WASHINGTON — House Oversight Committee Chairwoman Carolyn Maloney held up a stack of papers at the start of Wednesday’s Washington Commanders hearing that she said was a dossier of a “shadow investigation” conducted by Snyder’s legal team on alleged victims, witnesses, and journalists.
Maloney, about 40 minutes into the hearing, said that the Oversight Committee will subpoena Snyder, who declined an invitation to testify.
Before the proceedings, the committee released a 29-page memo that summarized findings of its investigation into allegations the Commanders fostered a toxic work environment.
The document alleged Snyder’s lawyers created a 100-slide PowerPoint presentation that included private emails, text messages, telephone records, and social media posts aimed to influence an outside NFL investigation.
Maloney said that the Oversight Committee requested the findings of that investigation led by former assistant U.S. Attorney Beth Wilkinson. That probe concluded last July with a $10 million fine of the Commanders, although no written report was generated.
“The NFL and the Commanders have refused to produce [Wilkinson’s findings], while also withholding more than 40,000 documents collected in their internal review,” Maloney said. “This lack of transparency suggests that rather than protecting women, the NFL is hoping to sweep this controversy under the rug — just as powerful men like Dan Snyder have done for decades.”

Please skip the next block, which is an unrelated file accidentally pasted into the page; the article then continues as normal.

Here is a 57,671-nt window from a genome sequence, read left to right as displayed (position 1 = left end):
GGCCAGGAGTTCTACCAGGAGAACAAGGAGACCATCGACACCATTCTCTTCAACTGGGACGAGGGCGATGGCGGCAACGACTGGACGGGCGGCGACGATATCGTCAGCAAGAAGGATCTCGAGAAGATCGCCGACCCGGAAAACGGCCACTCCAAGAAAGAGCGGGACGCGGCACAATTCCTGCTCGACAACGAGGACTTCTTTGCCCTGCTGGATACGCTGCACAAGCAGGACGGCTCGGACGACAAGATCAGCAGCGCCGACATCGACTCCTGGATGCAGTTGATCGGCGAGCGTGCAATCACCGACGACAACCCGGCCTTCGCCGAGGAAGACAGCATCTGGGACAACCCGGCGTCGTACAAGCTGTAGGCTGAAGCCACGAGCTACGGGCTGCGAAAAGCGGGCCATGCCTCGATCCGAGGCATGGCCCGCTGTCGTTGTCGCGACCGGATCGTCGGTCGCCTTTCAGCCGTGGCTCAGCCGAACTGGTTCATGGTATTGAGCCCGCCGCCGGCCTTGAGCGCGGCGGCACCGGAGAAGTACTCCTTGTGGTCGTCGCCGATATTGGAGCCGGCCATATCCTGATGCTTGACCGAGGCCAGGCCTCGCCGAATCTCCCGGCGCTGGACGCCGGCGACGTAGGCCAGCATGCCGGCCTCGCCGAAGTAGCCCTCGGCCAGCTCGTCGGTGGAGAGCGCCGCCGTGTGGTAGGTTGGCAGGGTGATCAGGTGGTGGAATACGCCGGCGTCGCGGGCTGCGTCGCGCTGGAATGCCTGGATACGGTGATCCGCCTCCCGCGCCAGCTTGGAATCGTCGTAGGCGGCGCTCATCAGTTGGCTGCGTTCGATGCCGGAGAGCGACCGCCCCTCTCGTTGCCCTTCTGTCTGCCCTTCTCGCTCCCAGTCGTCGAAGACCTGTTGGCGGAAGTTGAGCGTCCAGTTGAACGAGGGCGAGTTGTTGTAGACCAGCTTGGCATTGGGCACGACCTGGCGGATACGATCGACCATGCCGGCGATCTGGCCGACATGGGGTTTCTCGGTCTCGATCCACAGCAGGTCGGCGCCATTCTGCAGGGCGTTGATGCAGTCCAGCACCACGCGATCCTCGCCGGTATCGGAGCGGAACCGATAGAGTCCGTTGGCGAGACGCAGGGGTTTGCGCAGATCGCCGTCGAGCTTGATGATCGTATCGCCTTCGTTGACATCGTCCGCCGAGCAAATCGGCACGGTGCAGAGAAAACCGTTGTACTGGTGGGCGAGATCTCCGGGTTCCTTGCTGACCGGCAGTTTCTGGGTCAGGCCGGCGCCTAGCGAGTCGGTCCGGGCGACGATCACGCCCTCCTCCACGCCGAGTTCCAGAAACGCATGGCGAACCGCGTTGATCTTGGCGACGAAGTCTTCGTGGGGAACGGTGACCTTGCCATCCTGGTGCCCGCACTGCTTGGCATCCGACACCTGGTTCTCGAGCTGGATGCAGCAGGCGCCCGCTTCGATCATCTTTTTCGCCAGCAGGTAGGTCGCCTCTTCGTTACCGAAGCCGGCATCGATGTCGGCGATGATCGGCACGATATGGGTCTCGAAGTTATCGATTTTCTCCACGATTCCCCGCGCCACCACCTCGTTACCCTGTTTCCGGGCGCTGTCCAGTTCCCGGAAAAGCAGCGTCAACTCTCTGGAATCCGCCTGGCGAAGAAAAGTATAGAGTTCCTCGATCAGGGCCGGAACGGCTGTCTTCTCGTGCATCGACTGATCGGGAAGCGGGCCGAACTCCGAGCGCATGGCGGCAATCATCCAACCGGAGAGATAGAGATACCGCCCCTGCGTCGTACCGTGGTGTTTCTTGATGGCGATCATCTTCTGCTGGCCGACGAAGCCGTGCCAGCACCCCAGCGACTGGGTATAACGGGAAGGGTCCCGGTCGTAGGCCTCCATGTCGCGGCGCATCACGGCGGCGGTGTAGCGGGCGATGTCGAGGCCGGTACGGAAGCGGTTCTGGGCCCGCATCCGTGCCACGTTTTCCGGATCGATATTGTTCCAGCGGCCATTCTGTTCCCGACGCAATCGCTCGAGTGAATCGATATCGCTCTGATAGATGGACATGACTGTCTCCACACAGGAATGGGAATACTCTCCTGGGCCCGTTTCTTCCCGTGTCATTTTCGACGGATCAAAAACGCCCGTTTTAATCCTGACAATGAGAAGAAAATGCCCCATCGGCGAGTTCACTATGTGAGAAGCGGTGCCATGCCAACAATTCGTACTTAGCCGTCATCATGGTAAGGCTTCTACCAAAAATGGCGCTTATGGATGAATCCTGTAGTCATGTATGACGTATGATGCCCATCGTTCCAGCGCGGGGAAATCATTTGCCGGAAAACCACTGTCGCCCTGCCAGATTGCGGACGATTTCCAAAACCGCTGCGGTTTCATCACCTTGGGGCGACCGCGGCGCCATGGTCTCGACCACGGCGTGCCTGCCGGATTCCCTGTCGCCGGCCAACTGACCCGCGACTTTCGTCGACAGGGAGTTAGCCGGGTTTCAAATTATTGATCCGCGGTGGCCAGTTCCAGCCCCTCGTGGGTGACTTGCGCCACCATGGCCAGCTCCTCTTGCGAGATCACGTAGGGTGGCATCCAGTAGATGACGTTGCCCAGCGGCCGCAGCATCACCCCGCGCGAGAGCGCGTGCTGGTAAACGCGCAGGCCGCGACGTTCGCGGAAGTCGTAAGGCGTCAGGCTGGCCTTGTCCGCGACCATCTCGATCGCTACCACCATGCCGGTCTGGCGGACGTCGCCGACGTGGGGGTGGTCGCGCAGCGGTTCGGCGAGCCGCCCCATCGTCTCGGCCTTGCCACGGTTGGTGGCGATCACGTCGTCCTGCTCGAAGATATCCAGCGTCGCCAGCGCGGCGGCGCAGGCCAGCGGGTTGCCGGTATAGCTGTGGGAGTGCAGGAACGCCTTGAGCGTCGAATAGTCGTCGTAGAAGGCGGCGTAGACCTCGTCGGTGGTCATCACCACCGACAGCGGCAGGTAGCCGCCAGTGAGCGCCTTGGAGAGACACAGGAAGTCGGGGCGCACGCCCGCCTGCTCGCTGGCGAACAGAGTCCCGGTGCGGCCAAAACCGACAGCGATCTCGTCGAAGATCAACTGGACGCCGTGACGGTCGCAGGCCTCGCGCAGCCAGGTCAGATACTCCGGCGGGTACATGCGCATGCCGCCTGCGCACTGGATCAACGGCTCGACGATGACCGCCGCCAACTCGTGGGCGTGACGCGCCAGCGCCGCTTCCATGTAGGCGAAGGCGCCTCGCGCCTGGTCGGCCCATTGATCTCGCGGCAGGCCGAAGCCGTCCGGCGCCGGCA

Snyder cited a “long-standing Commanders-related business conflict” as to why he could not particapte in the hearing. Snyder is currently in France, where he owns a 305-foot yacht that is currently off the coast of Cannes.
“Rather than show up and take responsibility for his actions, he chose to skip town,” Maloney said. “Apparently, Mr. Snyder is in France, where he has docked his luxury yacht near a resort town. That should tell you just how much respect he has for women in the workplace.”
Maloney said the committee would subpoena Snyder next week.
“Mr. Snyder’s refusal to testify sends a clear signal that he is more concerned about protecting himself than coming clean to the American public,” Maloney said. “If the NFL is unwilling to hold Mr. Snyder accountable, then I am prepared to do so,” Chairwoman Maloney said at today’s hearing. “The Committee will not be deterred in its investigation to uncover the truth of workplace misconduct at the Washington Commanders.”
A spokesperson for Snyder released the following statement before the hearing began: “The committee’s decision to release a ‘report’ and introduce legislation prior to the hearing is proof-positive this was always going to be little more than a politically charged show trial, not about uncovering the truth. Hopefully, the committee will utilize its resources going forward for more pressing national matters, instead of an issue a football team addressed years ago.”